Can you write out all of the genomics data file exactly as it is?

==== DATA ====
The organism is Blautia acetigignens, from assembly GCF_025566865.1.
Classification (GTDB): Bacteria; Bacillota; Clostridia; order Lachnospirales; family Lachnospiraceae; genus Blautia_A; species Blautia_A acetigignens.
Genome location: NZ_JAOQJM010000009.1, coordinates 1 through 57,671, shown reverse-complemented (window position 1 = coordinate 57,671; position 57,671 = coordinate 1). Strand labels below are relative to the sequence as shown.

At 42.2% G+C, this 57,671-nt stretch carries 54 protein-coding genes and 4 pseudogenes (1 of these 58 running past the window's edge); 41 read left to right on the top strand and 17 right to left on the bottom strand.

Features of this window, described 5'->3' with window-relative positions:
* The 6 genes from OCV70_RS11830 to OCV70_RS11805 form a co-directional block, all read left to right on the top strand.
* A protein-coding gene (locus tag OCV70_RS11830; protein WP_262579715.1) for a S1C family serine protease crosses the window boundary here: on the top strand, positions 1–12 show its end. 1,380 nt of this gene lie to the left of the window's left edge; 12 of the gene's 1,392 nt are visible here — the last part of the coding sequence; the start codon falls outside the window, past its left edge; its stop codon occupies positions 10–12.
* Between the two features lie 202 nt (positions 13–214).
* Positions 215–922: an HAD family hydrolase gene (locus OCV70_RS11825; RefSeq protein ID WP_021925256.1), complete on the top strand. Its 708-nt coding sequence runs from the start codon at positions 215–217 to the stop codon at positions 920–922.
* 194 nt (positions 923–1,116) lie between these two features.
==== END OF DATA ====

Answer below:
The organism is Blautia acetigignens, from assembly GCF_025566865.1.
Classification (GTDB): Bacteria; Bacillota; Clostridia; order Lachnospirales; family Lachnospiraceae; genus Blautia_A; species Blautia_A acetigignens.
Genome location: NZ_JAOQJM010000009.1, coordinates 1 through 57,671, shown reverse-complemented (window position 1 = coordinate 57,671; position 57,671 = coordinate 1). Strand labels below are relative to the sequence as shown.

At 42.2% G+C, this 57,671-nt stretch carries 54 protein-coding genes and 4 pseudogenes (1 of these 58 running past the window's edge); 41 read left to right on the top strand and 17 right to left on the bottom strand.

Features of this window, described 5'->3' with window-relative positions:
* The 6 genes from OCV70_RS11830 to OCV70_RS11805 form a co-directional block, all read left to right on the top strand.
* A protein-coding gene (locus tag OCV70_RS11830; protein WP_262579715.1) for a S1C family serine protease crosses the window boundary here: on the top strand, positions 1–12 show its end. 1,380 nt of this gene lie to the left of the window's left edge; 12 of the gene's 1,392 nt are visible here — the last part of the coding sequence; the start codon falls outside the window, past its left edge; its stop codon occupies positions 10–12.
* Between the two features lie 202 nt (positions 13–214).
* Positions 215–922: an HAD family hydrolase gene (locus OCV70_RS11825; RefSeq protein ID WP_021925256.1), complete on the top strand. Its 708-nt coding sequence runs from the start codon at positions 215–217 to the stop codon at positions 920–922.
* 194 nt (positions 923–1,116) lie between these two features.